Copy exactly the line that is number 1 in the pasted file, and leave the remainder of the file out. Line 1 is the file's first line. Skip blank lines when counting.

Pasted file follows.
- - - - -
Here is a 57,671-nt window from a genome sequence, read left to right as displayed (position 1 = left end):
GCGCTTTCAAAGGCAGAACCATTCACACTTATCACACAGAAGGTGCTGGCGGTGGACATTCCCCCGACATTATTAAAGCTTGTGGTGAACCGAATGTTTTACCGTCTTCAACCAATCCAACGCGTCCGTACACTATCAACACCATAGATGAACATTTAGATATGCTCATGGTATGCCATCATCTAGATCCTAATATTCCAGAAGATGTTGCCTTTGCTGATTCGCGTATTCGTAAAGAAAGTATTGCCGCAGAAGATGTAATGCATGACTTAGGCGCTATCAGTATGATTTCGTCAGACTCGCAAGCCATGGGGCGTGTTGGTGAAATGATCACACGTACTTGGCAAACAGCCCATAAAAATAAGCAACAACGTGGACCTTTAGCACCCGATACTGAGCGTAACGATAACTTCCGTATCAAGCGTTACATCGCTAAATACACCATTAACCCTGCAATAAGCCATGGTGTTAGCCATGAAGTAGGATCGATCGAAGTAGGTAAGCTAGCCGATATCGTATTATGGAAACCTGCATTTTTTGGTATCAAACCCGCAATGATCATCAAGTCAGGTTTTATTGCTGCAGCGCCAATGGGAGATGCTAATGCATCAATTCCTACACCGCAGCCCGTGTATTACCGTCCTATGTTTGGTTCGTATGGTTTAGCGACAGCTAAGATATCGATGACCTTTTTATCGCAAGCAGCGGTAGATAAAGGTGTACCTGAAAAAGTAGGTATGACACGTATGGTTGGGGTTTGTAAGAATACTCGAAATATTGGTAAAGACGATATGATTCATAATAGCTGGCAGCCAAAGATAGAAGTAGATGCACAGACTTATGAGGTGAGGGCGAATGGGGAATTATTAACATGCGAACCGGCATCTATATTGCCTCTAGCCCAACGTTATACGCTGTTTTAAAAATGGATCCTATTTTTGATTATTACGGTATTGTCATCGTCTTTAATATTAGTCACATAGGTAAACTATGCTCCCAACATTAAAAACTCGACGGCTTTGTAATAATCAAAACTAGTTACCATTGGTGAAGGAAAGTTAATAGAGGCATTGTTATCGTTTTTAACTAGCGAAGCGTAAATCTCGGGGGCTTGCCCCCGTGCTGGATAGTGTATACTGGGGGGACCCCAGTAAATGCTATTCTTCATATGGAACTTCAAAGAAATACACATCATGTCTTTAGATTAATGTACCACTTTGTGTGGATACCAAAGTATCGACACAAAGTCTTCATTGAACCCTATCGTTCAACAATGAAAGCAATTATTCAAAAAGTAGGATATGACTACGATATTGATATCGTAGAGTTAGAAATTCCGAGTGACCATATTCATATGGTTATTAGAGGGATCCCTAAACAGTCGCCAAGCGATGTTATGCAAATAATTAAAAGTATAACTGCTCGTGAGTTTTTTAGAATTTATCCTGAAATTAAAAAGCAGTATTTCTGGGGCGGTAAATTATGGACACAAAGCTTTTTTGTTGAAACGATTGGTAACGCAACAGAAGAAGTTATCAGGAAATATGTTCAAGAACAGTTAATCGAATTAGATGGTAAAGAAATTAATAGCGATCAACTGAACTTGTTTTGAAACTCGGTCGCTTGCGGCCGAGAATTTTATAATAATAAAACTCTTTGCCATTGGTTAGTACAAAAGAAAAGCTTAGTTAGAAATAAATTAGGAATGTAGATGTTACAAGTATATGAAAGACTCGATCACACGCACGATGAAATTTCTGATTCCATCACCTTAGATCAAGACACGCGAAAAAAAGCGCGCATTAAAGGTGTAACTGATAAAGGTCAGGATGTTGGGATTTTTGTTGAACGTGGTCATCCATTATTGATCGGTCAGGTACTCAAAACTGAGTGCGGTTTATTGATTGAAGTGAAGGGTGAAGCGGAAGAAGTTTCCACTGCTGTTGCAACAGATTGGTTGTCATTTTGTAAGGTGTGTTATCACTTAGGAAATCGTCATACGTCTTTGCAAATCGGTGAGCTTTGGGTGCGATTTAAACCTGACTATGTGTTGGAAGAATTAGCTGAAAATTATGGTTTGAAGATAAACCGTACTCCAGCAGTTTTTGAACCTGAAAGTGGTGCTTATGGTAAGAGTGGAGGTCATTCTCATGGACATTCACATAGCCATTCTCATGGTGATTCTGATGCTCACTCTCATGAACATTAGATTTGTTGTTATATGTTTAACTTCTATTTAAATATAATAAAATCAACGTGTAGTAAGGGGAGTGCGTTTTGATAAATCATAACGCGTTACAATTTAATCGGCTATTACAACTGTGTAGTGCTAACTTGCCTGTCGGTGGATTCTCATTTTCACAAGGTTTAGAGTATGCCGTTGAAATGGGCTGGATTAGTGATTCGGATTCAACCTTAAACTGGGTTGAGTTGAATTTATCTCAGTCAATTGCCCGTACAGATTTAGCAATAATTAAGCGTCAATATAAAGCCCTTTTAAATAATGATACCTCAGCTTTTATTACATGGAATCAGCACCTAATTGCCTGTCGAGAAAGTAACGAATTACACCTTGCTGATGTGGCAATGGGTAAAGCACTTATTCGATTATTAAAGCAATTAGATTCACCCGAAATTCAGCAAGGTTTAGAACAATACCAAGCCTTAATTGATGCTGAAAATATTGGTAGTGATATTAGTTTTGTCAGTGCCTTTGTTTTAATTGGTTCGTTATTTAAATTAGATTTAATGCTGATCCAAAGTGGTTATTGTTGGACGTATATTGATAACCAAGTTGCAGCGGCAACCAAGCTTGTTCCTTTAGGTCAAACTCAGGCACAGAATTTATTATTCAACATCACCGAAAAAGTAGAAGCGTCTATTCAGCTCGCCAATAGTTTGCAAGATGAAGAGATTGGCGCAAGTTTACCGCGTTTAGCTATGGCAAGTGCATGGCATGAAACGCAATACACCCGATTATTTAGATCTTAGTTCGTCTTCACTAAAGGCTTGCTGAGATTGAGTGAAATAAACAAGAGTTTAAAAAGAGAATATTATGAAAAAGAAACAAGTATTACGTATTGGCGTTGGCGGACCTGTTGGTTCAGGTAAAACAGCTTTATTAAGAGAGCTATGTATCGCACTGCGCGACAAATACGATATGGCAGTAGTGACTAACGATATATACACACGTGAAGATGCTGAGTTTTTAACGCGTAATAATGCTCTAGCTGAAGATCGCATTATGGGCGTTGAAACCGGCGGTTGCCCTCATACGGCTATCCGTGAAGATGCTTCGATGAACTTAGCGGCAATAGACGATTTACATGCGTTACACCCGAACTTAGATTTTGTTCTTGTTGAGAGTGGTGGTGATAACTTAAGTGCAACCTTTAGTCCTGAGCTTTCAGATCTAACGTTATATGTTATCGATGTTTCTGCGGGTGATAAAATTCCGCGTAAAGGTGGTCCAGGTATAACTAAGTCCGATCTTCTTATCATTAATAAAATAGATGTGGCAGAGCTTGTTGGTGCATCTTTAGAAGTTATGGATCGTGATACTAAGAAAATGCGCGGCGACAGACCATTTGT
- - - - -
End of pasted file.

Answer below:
Here is a 57,671-nt window from a genome sequence, read left to right as displayed (position 1 = left end):